The Lawful Indifferent blog has a post about treating out-of-scale monsters more as challenges than as combat opponents. The example is specifically a gargantuan monster, but really the concept applies to microscopic menaces as well, or environmental hazards. We don't normally run fights between PCs and earseekers, or calculate the armor class of a wildfire. The general rule should be "If it's not on the same scale as the PCs, it's not a fight."
As the reference to earseekers suggests, the concept has always existed in D&D. It's just that we haven't always been fully dedicated to running off-scale challenges without resorting to the combat rules. The canonical example are gods; there's been a lot of jokes made about Deities & Demigods or Gods, Demi-Gods and Heroes being monster manuals with bigger monsters. If you don't want players to fight Zeus, you don't give stats for Zeus; instead, when Zeus is involved in a situation, you get the equivalent of Phantasmal Forces (image of Zeus, in some form,) plus maybe a couple things the players can interact with.
For gargantuan menaces, you can, actually, set up a combat, for your combat-crazy players, but the "opponent" isn't really the monster in its entirety, but part of a monster, or a monster's action. A couple years ago, someone on RPGnet gave an example of a colossal sea serpent encircling a ship. My version of that answer is: figure that every five rounds, the serpent wraps another coil around the ship, and when the serpent has wrapped five coils around the ship, it will squeeze, completely destroying the ship in 2d6 turns. Each coil is a "monster" that the characters can attack; when the players "kill" one or more coils, different effects can occur:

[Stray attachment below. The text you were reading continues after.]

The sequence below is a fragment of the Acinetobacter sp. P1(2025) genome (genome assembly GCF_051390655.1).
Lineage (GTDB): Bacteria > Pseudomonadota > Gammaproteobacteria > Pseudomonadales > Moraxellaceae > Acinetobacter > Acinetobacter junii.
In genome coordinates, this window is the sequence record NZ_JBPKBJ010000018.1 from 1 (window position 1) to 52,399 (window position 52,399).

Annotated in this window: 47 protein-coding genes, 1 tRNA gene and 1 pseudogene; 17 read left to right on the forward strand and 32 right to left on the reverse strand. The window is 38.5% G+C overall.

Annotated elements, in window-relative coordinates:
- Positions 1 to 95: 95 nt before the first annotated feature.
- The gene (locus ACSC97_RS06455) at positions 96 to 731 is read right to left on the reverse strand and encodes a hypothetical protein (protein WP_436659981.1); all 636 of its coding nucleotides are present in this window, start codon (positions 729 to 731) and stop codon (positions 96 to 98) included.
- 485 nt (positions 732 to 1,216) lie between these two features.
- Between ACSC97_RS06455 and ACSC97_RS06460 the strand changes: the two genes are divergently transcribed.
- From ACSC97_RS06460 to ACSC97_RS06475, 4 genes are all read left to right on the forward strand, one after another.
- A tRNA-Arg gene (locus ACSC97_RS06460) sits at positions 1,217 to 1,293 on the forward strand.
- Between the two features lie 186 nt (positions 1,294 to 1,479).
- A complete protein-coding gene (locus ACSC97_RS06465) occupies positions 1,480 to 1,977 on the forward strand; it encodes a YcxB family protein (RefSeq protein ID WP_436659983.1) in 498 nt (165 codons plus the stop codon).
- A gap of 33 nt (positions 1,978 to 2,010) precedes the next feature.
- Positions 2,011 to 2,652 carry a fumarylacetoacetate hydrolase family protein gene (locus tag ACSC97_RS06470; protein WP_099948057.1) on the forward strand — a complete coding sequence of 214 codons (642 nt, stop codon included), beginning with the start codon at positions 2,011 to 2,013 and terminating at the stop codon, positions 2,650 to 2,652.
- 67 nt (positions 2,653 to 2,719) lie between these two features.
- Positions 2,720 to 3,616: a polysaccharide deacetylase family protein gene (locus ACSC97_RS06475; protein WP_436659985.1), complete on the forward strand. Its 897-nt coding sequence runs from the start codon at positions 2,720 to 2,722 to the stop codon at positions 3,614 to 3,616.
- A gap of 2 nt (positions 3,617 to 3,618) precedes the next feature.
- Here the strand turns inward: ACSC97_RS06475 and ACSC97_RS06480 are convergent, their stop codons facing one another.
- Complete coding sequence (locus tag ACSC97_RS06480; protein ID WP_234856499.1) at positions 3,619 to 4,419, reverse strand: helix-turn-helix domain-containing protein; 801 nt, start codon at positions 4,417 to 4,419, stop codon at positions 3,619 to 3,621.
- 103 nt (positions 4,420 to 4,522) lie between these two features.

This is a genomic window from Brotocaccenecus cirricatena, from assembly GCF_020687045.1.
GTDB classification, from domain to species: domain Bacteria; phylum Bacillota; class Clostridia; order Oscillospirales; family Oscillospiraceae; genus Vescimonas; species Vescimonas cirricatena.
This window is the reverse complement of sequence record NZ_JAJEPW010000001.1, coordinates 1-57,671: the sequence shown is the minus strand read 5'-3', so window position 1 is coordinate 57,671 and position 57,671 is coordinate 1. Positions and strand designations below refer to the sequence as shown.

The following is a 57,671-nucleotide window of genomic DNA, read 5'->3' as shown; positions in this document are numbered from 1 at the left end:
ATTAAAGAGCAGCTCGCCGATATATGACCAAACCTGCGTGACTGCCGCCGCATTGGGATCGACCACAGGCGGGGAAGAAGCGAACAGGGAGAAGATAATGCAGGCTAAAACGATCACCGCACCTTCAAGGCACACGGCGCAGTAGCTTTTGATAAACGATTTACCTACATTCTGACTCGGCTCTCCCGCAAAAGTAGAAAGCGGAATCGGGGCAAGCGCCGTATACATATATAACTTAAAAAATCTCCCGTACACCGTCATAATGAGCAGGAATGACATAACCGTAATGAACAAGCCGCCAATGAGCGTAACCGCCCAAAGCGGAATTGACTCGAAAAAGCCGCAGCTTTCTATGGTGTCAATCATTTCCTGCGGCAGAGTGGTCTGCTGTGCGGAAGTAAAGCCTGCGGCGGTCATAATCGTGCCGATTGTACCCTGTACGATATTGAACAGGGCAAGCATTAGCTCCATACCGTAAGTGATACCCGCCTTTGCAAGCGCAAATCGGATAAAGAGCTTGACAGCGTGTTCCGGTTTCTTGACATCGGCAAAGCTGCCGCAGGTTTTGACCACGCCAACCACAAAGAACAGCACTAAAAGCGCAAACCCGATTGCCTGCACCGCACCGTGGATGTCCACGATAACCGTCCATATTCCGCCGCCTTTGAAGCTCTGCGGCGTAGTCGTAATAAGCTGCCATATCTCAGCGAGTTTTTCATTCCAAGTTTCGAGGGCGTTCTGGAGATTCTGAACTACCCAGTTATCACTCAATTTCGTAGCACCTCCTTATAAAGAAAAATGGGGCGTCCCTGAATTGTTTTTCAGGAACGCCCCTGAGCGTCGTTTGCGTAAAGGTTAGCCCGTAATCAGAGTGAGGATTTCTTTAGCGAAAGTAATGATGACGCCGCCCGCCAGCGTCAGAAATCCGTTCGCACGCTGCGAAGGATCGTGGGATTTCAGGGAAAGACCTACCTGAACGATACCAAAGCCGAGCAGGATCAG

- 1 coil: Subtract one from effective number of coils.
- 2 coils: Serpent rears head at bow or stern of ship (count as another "monster" that attacks anyone in that part of the ship.)
- 3 coils or head: Serpent uncoils and sinks back into the sea.
You can, similarly, set up a situation like Nick Wright describes, where there's some gigantic-ass beast destroying things and you can only kill it with heroic actions, not ordinary combat. What I'm getting at is that I would focus on the things described above for the sea serpent:
- What's it trying to do? (Destroy a city, destroy all cities, etc.)
- How long does it take to do it? (One per day, one per hour, one "step" per time period, as in the coils of the serpent example.)
- If there are multiple goals, how long between attacks? (Include a Move rate if it has to physically move to its next target, for example. If not, what's the downtime between attacks?)
- What can stop an attack? (Forget about killing it... just describe what series of actions will stop it, like "killing coils" of the serpent.)
- What happens after each action used to stop the attack? (See the list above for "killing coils".)
- What are the general effects of the monster's success? (What if the city is destroyed and the PCs are in it?)